Tonight, BBC4 aired the second of two episodes of Pop Quiz: The Comeback. Featuring original host Mike Read, the shows were a must-watch for all fans of the Eighties. With teams comprising of some of the decade’s best known faces, such as Steve Norman, Leee John, Mari Wilson, Ranking Roger and Toyah Wilcox, and favourite questions like the lyrics and intro rounds, the shows have been a delightful blast of nostalgic past. Unfortunately and unbelievably, only these two episodes have been recorded to date. An injustice if ever there was one!
So, I have set up a petition asking the BBC to record a full series of Pop Quiz, featuring 80’s artists. You can add your signature and support to the petition by clicking on this link. Let’s bring back Pop Quiz!
As much as I love interviewing people for my books, I find transcribing the recorded interview excruciatingly painful at times. The reason for this is not because of the attention to detail required in undertaking such a time-consuming task, but the process necessary to ensure accuracy. The recording can be unclear at times, meaning I have to listen to the same few seconds over and over before I am certain of what has been said. In doing so, listening to my part in the conversation is often unavoidable. Now, despite what some may say, I really don’t like the sound of my own voice. You can imagine the panic I felt last Friday, when I received an email saying the first of the 80’s music programmes I had recorded for Sky Arts earlier this year, Trailblazers of Nuclear Protest, was being aired that evening. Recorded voice and face. Yikes!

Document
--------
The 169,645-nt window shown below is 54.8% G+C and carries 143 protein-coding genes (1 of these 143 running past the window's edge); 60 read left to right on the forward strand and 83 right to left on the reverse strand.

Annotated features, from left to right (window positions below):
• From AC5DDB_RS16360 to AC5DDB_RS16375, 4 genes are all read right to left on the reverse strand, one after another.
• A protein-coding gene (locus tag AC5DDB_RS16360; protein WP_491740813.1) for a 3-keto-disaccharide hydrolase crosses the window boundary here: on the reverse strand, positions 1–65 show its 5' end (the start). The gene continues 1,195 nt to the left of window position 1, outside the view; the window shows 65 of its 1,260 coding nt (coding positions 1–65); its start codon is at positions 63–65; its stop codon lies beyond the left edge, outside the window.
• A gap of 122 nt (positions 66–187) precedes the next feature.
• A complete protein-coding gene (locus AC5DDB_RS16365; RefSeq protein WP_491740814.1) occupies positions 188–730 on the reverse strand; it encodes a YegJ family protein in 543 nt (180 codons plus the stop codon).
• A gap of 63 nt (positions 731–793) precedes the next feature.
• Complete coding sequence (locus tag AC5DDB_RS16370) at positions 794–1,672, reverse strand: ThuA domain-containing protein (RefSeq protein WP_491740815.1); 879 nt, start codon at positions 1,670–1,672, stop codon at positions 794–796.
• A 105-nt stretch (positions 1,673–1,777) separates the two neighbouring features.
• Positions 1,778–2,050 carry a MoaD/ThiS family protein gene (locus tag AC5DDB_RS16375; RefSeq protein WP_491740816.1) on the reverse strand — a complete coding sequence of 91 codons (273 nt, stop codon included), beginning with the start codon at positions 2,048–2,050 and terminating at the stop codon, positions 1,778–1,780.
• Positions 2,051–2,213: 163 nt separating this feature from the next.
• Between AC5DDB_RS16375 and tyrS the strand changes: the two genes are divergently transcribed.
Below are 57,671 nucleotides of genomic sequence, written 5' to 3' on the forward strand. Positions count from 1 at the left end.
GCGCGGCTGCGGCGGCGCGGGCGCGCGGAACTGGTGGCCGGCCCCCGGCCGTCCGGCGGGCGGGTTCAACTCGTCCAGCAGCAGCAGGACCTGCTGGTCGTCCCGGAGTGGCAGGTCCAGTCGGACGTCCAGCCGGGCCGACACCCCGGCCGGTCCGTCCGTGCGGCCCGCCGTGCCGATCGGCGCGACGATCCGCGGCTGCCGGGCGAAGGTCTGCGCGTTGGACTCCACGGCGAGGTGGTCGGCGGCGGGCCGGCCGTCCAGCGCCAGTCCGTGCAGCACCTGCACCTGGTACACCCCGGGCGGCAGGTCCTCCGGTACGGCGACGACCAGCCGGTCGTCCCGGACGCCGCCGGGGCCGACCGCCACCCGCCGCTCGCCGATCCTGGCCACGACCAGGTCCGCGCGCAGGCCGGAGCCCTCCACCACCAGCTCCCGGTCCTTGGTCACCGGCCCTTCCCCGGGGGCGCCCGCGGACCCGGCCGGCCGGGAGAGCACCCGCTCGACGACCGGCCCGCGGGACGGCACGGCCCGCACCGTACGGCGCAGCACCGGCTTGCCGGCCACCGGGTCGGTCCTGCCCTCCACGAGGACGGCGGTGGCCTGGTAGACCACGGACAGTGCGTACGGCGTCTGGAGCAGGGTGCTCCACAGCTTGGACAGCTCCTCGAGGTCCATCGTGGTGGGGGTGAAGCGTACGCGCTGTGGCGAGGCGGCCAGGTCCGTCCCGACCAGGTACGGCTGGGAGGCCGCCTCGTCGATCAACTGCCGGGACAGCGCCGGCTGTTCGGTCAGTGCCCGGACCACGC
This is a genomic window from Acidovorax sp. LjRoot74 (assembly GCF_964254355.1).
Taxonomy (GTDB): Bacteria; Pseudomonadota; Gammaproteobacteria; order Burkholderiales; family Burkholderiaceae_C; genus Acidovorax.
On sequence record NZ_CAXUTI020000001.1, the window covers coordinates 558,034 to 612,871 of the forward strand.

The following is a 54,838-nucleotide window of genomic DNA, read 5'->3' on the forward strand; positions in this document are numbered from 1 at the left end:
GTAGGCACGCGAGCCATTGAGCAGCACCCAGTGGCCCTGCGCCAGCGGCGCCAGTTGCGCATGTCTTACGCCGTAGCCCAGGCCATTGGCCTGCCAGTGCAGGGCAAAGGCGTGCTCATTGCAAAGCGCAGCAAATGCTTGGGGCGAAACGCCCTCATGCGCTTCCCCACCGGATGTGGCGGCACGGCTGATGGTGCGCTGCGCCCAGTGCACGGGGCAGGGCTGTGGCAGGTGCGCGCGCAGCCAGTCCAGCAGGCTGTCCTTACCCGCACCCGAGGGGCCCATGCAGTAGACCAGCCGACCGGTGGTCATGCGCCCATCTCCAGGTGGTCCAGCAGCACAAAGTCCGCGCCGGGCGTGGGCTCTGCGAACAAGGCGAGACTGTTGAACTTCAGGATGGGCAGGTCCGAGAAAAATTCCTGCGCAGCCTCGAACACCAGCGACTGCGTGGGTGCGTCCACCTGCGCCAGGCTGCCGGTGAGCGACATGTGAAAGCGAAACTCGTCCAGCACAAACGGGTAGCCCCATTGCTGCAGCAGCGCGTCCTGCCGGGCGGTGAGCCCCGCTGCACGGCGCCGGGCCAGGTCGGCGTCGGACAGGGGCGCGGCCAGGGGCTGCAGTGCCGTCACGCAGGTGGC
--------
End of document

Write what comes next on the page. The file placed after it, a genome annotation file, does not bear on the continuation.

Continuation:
Photo: @Keithredhead68 on Twitter
Not having Sky TV, I was unable to view Trailblazers when it was broadcast, and had no idea what the finished product would be like. However, returning home late on Friday evening to a number of encouraging messages and tweets, I was eager to watch it, even if it meant peeking through my fingers when I came on screen. Thanks to being sent a link by OMD super fan, and fellow contributor to the programme, Neil Young I was able to so last night. I am so glad I did.
Set against the soundtrack of my early teens, the show detailed the very real threat of nuclear war during the Eighties, and how that threat manifested itself in the lyrics of some of the best known songs of the decade. Featuring recollections and observations from a number of the era’s leading influencers of music, including Trevor Horn, Ranking Roger and Billy Bragg, it was exactly the kind of show I would choose to watch myself. I am incredibly pleased to have been part of it.
The series is set to run for a further two months, and goes out at 9pm Fridays on Sky Arts. I will also make an appearance on TrailBlazers of… Songs of Conscience (29th July) and New Romantics (12th August).
To watch Trailblazers of Nuclear Protest via Neil’s link click here.
Regular readers of my blog will remember the competition we launched in the summer, to find the cover design for my next book “Your Eighties”. Today, I am delighted to announce the winner as 23 year old Natalie Owen.
Introduced to Eighties’ music by her parents at a young age, the Nottingham-based designer remembers dancing around the room to Altered Images’ “Happy Birthday” and Nena’s “99 Red Balloons” on repeat when she was about 3 years old. “My all time favourite song growing up was A-Ha’s “Take On Me”. The music video to it was the best,” enthuses Natalie.
A big fan of Eighties’ music, it was her Dad who told Natalie about the competition, then showed her some of his OMD and Midge Ure single covers, to inspire her winning creation. “I liked the bright colours, and wanted to design something that would make the book stand out to other books,” she told me.